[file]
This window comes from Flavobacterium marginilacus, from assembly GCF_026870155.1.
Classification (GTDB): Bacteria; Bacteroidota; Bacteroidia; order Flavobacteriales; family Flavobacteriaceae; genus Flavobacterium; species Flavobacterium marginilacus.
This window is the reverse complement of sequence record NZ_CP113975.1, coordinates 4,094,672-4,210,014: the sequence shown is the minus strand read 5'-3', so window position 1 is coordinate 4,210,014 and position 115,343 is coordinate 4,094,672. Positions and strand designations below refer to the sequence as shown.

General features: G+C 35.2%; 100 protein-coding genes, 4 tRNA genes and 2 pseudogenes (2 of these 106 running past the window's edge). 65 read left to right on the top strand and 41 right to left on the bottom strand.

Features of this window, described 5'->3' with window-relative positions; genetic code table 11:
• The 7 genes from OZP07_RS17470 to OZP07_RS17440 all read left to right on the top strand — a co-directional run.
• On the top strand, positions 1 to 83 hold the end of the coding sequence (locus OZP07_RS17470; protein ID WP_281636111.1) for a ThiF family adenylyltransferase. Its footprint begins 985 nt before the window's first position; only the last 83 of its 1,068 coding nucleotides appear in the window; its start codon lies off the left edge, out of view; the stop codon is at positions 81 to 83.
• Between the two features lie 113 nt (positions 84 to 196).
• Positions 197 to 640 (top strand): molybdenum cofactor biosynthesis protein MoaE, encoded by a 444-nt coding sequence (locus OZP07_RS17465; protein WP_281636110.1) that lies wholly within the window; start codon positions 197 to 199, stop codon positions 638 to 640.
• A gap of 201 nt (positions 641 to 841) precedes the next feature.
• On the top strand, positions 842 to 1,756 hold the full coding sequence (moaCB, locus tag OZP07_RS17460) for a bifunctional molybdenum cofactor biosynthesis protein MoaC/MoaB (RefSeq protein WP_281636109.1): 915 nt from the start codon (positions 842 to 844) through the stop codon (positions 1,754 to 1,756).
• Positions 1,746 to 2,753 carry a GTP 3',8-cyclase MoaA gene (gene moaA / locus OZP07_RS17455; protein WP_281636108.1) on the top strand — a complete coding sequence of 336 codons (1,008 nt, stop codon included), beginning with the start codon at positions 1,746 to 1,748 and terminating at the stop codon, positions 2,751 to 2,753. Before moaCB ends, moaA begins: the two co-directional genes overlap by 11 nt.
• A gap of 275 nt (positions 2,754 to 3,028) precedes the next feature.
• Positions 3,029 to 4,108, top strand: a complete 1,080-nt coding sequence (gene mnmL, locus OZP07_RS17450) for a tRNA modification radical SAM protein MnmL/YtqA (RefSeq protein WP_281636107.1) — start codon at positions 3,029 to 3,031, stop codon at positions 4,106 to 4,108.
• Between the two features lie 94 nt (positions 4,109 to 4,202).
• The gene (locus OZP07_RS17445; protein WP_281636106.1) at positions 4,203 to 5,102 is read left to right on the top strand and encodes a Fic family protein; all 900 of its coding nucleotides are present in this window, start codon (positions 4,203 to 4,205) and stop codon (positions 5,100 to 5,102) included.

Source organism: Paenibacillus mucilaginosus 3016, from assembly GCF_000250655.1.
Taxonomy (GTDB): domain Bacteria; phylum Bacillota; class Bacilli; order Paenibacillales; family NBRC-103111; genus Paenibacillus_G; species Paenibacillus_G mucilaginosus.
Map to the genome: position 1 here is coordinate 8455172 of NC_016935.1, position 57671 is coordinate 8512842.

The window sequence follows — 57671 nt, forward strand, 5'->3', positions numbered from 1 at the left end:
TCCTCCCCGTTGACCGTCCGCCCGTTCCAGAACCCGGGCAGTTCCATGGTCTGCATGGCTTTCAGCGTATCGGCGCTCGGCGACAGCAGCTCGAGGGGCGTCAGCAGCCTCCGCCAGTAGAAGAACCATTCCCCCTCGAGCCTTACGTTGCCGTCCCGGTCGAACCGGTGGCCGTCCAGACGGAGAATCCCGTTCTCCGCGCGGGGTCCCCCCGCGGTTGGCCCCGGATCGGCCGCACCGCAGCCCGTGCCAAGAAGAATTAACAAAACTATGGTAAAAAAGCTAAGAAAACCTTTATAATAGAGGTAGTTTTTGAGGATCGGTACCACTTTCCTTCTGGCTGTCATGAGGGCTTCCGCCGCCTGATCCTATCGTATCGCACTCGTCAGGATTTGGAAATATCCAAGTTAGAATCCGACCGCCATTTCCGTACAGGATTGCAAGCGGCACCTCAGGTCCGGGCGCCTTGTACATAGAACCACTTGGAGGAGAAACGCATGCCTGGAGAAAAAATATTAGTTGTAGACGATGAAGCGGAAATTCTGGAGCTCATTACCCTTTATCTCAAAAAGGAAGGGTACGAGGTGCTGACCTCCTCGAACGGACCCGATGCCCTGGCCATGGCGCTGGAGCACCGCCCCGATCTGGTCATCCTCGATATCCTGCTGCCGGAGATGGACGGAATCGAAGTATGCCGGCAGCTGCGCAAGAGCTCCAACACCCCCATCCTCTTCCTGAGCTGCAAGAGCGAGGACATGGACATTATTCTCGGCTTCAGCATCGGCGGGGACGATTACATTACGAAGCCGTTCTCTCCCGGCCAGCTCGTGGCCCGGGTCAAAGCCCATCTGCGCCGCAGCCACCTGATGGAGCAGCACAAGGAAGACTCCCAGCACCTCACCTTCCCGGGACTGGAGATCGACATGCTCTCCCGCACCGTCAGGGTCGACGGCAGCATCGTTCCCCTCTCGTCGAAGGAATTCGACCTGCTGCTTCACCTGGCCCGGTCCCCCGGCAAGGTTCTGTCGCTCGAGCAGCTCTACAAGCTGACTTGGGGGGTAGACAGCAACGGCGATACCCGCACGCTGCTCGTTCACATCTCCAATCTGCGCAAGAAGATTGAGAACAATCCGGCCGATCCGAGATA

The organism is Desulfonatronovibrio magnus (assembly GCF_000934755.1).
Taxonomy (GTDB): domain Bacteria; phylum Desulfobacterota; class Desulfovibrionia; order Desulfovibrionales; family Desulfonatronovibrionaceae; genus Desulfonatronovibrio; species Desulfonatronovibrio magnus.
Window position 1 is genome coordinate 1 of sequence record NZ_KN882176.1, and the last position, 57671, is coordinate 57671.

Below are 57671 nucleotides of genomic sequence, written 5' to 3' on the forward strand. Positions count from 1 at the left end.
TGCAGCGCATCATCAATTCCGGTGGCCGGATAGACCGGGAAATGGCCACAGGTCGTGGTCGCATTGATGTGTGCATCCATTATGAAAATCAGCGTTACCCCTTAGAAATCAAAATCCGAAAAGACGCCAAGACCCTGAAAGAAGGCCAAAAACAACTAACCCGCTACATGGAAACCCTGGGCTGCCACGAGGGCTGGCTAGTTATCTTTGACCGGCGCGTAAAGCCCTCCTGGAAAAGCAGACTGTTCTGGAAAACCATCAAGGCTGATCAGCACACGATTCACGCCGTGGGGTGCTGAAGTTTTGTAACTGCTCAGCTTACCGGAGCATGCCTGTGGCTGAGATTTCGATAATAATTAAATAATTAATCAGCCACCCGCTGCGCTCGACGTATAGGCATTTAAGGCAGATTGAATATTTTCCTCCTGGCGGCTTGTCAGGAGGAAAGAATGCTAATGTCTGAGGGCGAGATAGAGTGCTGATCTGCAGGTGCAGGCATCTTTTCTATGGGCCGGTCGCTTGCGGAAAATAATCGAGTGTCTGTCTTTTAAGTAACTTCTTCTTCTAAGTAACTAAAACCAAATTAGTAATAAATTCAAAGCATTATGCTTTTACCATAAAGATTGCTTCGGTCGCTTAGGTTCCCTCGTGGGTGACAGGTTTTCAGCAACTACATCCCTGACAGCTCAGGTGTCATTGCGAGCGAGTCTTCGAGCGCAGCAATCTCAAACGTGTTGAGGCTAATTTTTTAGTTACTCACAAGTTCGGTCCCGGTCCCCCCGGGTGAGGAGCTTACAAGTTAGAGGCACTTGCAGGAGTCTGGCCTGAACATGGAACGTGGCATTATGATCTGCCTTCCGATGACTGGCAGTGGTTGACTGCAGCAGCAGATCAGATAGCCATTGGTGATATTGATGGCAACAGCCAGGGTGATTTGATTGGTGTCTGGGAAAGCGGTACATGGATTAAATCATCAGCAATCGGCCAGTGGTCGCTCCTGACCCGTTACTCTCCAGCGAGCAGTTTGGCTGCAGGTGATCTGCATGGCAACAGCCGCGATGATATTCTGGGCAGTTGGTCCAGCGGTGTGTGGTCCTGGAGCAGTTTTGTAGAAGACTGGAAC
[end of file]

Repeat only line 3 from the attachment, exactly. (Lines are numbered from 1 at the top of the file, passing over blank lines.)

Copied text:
This window is the reverse complement of sequence record NZ_CP113975.1, coordinates 4,094,672-4,210,014: the sequence shown is the minus strand read 5'-3', so window position 1 is coordinate 4,210,014 and position 115,343 is coordinate 4,094,672. Positions and strand designations below refer to the sequence as shown.